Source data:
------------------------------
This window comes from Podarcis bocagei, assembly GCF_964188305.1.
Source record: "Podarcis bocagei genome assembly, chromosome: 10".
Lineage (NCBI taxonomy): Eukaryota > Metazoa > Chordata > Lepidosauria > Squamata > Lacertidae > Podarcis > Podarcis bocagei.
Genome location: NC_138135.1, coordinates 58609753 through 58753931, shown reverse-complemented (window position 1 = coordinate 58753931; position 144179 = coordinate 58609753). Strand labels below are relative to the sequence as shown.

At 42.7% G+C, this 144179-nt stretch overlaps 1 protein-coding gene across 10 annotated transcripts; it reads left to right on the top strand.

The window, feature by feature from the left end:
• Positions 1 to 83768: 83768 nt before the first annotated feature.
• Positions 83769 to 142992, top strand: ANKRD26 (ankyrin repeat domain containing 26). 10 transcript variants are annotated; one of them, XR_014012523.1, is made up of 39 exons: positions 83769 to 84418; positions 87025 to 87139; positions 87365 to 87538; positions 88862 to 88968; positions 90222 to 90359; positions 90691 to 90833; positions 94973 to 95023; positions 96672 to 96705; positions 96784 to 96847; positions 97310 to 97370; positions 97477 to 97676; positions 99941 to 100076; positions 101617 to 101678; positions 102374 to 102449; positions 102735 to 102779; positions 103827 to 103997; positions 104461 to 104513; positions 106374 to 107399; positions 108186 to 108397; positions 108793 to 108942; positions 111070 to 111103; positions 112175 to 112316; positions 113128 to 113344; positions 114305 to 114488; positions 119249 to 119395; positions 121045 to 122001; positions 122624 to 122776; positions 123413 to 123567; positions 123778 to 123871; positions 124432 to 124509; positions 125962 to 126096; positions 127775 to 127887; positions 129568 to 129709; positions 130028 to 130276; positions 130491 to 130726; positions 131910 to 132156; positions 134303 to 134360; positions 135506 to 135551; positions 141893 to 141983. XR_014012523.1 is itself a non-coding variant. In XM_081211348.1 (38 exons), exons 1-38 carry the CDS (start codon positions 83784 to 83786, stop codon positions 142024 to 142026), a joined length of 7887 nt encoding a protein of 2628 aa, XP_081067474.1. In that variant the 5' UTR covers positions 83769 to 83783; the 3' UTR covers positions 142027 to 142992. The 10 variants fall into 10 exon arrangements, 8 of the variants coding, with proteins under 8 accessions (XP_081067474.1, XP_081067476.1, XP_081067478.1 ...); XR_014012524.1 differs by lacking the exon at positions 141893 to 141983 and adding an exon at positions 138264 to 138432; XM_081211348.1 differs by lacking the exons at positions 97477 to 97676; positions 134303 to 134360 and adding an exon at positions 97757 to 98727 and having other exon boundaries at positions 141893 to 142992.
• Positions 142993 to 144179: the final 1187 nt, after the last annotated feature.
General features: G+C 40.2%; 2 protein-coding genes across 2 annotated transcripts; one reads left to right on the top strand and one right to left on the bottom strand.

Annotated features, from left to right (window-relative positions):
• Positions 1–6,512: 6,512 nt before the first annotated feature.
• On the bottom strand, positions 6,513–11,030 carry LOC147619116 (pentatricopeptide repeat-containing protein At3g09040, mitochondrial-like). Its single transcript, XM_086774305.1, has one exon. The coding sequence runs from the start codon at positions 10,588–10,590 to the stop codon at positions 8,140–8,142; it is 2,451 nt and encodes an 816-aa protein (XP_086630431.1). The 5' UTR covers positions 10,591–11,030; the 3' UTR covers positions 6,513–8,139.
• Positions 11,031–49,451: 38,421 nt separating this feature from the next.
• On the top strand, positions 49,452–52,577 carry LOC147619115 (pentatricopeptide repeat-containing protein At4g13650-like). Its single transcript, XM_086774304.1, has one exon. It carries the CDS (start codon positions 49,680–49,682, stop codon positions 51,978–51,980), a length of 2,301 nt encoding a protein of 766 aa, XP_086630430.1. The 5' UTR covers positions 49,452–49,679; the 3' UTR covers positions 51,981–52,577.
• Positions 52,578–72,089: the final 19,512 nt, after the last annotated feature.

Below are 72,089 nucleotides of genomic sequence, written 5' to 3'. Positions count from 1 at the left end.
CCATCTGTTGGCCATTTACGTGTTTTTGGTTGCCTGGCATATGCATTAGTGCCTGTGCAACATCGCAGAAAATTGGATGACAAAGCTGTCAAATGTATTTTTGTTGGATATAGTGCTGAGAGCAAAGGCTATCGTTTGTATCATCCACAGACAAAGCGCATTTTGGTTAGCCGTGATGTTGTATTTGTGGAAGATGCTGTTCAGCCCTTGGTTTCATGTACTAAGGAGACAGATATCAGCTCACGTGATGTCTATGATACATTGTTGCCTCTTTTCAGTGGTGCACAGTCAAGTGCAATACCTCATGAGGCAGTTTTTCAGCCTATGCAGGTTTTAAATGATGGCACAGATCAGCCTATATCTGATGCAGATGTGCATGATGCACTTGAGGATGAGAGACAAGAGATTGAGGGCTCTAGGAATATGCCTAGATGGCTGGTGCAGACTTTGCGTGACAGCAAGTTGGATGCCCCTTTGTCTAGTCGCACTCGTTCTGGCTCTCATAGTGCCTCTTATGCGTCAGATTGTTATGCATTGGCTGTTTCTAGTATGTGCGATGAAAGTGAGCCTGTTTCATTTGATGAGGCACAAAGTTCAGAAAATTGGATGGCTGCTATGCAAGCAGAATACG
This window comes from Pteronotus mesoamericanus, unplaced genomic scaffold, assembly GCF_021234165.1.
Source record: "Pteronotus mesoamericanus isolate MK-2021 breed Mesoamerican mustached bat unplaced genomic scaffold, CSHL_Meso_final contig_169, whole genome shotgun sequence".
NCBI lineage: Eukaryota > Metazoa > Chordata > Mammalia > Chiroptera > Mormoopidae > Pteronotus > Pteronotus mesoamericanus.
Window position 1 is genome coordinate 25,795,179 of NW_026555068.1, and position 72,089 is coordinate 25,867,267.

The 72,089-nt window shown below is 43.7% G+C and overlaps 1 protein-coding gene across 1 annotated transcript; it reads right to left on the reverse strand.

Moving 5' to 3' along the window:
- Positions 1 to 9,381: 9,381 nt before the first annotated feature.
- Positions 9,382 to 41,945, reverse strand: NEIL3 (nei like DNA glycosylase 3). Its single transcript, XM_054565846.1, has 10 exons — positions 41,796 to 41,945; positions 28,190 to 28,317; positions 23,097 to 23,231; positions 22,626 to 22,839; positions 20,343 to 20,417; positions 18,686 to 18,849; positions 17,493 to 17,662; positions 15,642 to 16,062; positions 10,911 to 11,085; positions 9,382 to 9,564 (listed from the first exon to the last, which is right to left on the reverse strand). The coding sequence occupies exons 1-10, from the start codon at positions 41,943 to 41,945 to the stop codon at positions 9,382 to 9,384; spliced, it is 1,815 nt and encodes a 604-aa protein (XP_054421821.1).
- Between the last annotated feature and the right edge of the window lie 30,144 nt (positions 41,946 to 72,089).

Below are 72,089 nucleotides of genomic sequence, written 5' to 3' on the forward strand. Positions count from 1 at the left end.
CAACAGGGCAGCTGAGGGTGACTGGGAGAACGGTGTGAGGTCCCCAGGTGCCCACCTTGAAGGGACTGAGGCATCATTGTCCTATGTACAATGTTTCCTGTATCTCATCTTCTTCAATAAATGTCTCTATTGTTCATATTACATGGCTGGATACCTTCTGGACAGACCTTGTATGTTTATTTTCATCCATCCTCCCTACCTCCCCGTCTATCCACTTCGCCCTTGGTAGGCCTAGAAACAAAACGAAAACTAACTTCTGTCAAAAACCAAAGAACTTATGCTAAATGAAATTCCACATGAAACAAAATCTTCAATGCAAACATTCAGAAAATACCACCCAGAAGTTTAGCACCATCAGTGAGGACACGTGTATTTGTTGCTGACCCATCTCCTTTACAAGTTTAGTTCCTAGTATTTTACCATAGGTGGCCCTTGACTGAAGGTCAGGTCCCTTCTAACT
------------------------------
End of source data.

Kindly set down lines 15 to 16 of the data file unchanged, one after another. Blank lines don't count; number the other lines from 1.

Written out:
• On the top strand, positions 49,452–52,577 carry LOC147619115 (pentatricopeptide repeat-containing protein At4g13650-like). Its single transcript, XM_086774304.1, has one exon. It carries the CDS (start codon positions 49,680–49,682, stop codon positions 51,978–51,980), a length of 2,301 nt encoding a protein of 766 aa, XP_086630430.1. The 5' UTR covers positions 49,452–49,679; the 3' UTR covers positions 51,981–52,577.
• Positions 52,578–72,089: the final 19,512 nt, after the last annotated feature.